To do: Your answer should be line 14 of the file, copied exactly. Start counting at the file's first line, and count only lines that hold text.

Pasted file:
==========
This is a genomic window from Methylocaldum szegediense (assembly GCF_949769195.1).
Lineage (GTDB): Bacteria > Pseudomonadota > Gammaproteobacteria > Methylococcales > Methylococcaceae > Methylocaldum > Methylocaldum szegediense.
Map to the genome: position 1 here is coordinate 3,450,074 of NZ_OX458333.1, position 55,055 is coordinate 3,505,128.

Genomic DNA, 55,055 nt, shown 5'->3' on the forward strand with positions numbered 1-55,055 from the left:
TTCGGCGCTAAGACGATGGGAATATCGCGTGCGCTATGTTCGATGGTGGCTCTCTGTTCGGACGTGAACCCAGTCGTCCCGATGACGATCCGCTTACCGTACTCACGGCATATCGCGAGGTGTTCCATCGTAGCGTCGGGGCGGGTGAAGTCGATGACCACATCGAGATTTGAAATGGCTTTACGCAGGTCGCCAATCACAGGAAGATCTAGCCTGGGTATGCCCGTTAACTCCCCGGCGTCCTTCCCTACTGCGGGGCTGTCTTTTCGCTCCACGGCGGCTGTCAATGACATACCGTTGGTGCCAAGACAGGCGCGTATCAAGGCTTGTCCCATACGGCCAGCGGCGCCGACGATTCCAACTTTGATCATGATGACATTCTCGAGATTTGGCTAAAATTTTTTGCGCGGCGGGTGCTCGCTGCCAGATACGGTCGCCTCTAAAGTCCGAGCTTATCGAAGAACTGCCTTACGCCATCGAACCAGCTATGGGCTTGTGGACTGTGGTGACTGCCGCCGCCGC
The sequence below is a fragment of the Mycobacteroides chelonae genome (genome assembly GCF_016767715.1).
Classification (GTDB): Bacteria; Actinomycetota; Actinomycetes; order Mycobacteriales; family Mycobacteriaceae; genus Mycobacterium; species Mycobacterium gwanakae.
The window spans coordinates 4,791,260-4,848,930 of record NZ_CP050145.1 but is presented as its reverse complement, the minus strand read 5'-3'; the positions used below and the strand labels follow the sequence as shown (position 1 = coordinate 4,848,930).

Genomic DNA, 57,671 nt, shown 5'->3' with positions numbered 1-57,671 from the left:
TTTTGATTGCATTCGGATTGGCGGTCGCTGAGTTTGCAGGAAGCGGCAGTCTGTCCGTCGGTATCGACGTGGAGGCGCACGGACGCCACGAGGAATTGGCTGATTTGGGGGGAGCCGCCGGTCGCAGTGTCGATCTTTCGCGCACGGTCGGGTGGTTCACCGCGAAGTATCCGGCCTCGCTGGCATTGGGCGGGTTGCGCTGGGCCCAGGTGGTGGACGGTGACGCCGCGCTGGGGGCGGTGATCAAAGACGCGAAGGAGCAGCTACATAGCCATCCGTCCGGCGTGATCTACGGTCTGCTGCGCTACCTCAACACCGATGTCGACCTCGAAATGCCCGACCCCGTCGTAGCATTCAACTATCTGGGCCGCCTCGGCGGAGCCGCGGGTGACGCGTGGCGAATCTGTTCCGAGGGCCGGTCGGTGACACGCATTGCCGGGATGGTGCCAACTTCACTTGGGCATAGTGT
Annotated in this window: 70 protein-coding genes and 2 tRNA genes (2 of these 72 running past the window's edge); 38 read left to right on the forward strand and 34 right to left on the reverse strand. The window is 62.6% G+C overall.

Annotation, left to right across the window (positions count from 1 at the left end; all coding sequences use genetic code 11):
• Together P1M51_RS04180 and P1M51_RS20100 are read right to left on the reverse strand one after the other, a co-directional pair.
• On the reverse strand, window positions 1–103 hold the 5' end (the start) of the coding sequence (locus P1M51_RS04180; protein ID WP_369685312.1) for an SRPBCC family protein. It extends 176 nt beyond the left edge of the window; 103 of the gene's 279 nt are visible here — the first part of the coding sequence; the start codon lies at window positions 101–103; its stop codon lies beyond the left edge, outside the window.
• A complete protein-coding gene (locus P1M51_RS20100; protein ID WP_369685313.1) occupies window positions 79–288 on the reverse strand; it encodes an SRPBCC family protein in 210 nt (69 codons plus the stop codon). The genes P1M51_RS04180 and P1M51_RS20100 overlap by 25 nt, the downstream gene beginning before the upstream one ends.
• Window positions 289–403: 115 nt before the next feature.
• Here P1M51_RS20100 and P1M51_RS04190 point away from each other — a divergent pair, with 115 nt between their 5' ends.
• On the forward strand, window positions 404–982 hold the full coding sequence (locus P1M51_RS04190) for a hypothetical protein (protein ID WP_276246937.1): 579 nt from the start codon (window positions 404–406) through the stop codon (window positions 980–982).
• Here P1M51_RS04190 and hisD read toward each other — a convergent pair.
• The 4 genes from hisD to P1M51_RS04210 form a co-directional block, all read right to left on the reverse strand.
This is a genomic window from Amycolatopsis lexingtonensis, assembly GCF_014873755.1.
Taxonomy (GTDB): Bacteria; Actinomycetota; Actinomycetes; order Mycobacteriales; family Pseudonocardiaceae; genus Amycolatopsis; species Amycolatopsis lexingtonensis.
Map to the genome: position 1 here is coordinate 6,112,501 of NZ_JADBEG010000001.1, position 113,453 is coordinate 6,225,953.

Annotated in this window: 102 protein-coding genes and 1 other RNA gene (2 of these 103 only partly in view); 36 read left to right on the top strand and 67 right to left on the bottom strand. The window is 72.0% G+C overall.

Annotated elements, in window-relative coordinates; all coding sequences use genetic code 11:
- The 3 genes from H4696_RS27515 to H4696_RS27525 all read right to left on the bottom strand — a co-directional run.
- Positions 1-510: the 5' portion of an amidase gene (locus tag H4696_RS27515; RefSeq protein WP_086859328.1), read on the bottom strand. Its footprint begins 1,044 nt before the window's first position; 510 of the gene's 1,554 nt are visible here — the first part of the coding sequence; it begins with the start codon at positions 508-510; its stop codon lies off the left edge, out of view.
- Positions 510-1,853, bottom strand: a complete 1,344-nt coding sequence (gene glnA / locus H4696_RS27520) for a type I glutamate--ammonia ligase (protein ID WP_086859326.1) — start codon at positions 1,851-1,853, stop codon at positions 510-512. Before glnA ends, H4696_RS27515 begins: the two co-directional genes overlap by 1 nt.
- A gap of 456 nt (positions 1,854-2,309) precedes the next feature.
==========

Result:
• On the reverse strand, window positions 1–103 hold the 5' end (the start) of the coding sequence (locus P1M51_RS04180; protein ID WP_369685312.1) for an SRPBCC family protein. It extends 176 nt beyond the left edge of the window; 103 of the gene's 279 nt are visible here — the first part of the coding sequence; the start codon lies at window positions 101–103; its stop codon lies beyond the left edge, outside the window.